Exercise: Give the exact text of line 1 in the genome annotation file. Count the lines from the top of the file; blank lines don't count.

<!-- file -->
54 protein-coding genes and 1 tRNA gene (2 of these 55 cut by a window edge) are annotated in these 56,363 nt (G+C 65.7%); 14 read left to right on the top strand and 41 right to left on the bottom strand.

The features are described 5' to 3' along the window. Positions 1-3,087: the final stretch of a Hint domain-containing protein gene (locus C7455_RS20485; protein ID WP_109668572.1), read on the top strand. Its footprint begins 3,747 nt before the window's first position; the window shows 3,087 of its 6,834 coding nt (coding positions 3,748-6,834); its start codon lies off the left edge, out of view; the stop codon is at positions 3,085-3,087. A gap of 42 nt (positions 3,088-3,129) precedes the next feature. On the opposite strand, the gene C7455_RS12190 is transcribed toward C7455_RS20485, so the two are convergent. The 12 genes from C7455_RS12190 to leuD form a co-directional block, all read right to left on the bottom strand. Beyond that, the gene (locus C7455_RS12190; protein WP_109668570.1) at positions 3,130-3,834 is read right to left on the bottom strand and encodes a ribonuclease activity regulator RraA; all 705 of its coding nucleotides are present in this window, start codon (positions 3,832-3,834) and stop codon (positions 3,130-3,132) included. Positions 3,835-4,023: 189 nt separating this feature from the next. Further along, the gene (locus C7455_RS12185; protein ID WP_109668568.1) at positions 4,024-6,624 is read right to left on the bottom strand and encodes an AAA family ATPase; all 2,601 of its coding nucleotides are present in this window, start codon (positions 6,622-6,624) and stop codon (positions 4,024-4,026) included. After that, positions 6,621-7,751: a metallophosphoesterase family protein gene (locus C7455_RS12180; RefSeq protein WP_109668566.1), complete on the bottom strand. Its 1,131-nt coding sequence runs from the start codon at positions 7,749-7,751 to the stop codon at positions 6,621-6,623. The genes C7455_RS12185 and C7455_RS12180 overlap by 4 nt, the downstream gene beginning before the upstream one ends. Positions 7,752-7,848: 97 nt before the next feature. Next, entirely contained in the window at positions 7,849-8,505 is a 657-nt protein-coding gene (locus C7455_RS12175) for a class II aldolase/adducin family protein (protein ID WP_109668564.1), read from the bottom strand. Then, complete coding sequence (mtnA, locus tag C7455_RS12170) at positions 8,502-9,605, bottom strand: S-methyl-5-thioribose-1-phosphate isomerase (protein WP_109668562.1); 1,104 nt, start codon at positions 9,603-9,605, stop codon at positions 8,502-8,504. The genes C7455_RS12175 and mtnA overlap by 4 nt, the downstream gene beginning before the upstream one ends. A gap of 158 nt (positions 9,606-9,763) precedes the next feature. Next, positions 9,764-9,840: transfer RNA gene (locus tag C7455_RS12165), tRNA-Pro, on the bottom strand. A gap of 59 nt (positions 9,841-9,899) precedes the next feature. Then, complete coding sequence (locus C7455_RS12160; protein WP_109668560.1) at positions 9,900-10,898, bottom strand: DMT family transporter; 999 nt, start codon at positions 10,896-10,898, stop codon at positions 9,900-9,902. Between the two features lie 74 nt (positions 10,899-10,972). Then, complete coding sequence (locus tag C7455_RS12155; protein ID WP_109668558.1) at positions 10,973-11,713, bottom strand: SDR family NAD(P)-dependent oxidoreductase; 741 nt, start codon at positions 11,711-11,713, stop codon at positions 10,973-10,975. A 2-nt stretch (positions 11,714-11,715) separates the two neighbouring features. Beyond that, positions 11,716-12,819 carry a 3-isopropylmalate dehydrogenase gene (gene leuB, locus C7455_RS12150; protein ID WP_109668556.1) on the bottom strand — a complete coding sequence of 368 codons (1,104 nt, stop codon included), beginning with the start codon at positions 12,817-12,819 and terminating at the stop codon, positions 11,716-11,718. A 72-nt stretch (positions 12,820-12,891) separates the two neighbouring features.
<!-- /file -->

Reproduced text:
54 protein-coding genes and 1 tRNA gene (2 of these 55 cut by a window edge) are annotated in these 56,363 nt (G+C 65.7%); 14 read left to right on the top strand and 41 right to left on the bottom strand.